Once upon a time, doctors encouraged people to smoke as a tonic for their health. In “The King’s Speech,” set before World War II, a doctor is tending to King George VI, who suffers from a debilitating stutter even as he is called upon to rally the nation in one public pronouncement after another. The doctor urges his patient to light up: “Cigarette smoking calms the nerves and gives you confidence.”
The line leaves us with a smug sense of bemusement. What was the doctor thinking? In 2016, warning labels come to mind as if on flash cards: cigarettes cause cancer; cigarettes are addictive; smoking can kill you. Once a symbol of cool success, cigarette smoke now looks dangerous as it drifts in dark curls. We direct cigarette smokers outside to a bench or a sidewalk, keeping those curls at a safe distance.
Someday we’ll see exhaust from gasoline-powered vehicles in the same way. We’ll wonder how it was that we knowingly poured gas into our cars and then burned that gas to go 20 or 30 or 40 miles per gallon, warming the planet one ride at a time. We’ll have a visceral reaction. Burning gas will seem gross, dirty, unthinkable.
The sooner we reach that mindset, the better. We’re coming off another record-setting summer. August tied July as being the hottest month since record-keeping began in 1880, according to NASA. Odds are that 2016 will be the third year in a row of record heat, with 2016 laying claim to the title hottest year in recorded history.
In an interview with The New York Times last month, President Obama said of the graphs of a warming planet that he sees in briefing reports: “they’re terrifying.”
But those numbers, and the scale of the challenge, can immobilize us just as easily as stir us to action.
Earlier this year, in a conversation shared in The Atlantic, the president called climate change the gravest of problems: “it is a political problem perfectly designed to repel government intervention. It involves every single country, and it is a comparatively slow-moving emergency, so there is always something seemingly more urgent on the agenda.”
Some steps, only a government can take. The Obama administration’s Clean Power Plan would dramatically reduce carbon emissions from the nation’s power plants by 2030. But first the plan must overcome court challenges.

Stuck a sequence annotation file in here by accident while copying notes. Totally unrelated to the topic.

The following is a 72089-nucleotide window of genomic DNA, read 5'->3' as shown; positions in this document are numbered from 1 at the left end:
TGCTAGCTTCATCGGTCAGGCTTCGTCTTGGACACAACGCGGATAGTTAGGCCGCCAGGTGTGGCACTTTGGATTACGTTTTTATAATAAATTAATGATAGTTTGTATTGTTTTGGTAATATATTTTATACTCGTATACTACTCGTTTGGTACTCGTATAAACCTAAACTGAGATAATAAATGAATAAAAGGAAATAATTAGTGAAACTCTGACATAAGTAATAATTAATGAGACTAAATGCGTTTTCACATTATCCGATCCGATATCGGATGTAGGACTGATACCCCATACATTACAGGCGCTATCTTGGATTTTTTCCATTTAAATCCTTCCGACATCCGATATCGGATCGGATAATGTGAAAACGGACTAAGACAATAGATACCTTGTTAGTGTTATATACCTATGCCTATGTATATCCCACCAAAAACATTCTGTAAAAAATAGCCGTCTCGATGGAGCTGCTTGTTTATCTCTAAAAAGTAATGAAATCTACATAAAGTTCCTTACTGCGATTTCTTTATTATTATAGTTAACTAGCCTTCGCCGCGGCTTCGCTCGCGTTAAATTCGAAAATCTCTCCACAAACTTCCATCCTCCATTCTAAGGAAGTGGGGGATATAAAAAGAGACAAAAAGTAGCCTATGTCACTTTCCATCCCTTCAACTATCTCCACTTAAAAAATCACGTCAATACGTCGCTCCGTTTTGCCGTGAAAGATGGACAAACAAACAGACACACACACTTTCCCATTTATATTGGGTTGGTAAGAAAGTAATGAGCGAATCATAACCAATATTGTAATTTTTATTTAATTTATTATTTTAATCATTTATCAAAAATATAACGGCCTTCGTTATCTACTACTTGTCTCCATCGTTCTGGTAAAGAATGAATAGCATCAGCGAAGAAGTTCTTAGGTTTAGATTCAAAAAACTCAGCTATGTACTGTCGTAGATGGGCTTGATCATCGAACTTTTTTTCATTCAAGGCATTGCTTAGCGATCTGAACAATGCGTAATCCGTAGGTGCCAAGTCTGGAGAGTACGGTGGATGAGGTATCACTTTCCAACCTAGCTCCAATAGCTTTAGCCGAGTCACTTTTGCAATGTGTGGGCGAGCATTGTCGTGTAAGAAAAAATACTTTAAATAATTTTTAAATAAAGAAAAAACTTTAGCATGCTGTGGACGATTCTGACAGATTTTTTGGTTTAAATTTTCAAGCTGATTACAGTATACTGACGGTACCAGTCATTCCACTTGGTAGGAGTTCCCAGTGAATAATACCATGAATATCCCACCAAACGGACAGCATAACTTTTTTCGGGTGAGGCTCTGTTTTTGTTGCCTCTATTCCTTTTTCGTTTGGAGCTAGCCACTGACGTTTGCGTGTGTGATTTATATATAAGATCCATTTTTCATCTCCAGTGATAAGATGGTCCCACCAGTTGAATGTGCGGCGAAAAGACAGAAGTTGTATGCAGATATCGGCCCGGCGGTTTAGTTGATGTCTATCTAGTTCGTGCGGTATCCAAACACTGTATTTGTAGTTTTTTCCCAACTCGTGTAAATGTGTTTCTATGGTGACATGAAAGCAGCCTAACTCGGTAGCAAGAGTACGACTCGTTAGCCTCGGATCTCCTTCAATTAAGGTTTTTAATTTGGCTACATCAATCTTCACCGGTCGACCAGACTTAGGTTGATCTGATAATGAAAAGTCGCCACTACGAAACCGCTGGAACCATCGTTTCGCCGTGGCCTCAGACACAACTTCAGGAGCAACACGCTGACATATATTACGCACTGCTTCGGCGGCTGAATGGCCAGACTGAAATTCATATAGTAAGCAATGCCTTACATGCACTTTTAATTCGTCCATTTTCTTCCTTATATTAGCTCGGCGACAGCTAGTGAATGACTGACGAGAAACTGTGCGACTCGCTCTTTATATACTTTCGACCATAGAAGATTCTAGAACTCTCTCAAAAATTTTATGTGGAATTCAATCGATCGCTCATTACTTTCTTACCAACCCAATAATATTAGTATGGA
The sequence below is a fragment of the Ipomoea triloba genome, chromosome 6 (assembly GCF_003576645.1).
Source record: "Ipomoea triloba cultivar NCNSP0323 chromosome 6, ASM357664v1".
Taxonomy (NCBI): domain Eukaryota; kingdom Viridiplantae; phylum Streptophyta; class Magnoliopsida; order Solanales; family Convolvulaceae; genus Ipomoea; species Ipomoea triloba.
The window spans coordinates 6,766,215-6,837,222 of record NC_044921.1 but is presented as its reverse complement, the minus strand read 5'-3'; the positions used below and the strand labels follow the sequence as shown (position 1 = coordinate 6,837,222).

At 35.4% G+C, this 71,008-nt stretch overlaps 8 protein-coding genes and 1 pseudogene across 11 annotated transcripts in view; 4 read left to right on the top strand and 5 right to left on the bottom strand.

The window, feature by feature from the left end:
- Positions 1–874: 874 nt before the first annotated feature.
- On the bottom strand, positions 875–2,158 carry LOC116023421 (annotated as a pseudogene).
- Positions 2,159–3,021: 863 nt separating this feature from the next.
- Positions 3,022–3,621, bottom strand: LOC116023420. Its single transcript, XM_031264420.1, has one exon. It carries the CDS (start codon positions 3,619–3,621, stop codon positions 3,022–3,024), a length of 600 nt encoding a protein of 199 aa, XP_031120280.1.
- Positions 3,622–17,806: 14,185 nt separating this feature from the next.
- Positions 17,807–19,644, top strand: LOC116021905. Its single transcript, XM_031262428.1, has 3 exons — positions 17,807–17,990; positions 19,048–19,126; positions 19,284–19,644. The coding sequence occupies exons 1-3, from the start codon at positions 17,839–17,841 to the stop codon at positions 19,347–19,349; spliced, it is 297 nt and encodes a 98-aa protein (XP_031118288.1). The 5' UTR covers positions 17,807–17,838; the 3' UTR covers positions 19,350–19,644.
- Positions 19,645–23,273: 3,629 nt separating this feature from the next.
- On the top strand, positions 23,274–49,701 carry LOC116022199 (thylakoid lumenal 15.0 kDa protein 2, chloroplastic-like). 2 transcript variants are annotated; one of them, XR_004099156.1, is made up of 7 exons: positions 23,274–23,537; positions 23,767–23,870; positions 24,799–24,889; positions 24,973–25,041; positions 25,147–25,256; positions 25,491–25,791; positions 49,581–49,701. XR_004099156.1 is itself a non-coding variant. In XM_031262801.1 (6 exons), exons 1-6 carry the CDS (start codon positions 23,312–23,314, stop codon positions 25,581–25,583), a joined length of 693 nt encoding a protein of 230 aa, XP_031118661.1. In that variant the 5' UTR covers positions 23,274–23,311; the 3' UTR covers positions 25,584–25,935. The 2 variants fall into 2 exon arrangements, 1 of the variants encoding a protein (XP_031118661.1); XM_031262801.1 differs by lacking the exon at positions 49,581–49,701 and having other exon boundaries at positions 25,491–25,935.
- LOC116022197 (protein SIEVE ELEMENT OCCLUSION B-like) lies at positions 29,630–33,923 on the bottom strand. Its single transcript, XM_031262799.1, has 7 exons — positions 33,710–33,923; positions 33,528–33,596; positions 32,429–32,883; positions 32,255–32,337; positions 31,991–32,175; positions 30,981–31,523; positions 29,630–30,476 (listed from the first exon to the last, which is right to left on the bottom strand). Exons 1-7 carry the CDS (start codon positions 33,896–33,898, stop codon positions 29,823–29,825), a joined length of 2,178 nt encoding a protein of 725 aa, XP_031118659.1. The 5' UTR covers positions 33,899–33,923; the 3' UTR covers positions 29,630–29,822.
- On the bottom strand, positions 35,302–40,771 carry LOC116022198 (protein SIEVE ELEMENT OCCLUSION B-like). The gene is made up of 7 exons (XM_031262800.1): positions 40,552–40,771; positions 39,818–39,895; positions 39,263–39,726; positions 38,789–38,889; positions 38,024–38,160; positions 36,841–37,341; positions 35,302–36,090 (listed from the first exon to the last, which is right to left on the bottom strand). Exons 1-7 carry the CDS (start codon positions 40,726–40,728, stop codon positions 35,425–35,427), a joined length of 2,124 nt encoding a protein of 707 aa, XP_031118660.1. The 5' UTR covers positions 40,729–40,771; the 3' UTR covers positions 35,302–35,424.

Other steps, a business can take. Goshen College quietly operates two charging stations for electric vehicles at the north end of the Physical Plant. The battery charge is free for now, a way to encourage the use of electric cars.
Still other steps, only individuals can take. Earlier this year I bought a three-year-old Nissan Leaf with 23,433 miles for $11,000. It’s all electric, promises a range of 80 miles and releases no carbon.
In effect, the car is powered by the wind, since the college purchases renewable energy credits from NIPSCO to ensure that the electricity we use is produced by a wind generator somewhere in the Midwest (most NIPSCO electricity still comes from coal).
At this stage, we can’t let the perfect be the enemy of the good. It’s enough to ask: What is one thing, even one small thing, that I can do to reduce my carbon footprint? And doing that one thing might have unexpected benefits, including prompting others to take a similar step. I bought the Leaf in large part because family members recommended it (as a complement for our Honda Civic, available for longer drives).
And we bought that Leaf with gas savings in mind. Only after driving the car did we appreciate how nice it is to glide from one place to another. As electric vehicles become more popular, streets will become quieter, as well as cleaner. An article in the same issue of The Atlantic says that voices like bicycle bells might become “the dominant sounds of a city.”
We already have fleets of bicycles with bells on campus. Now we need parking lots full of cars that glide.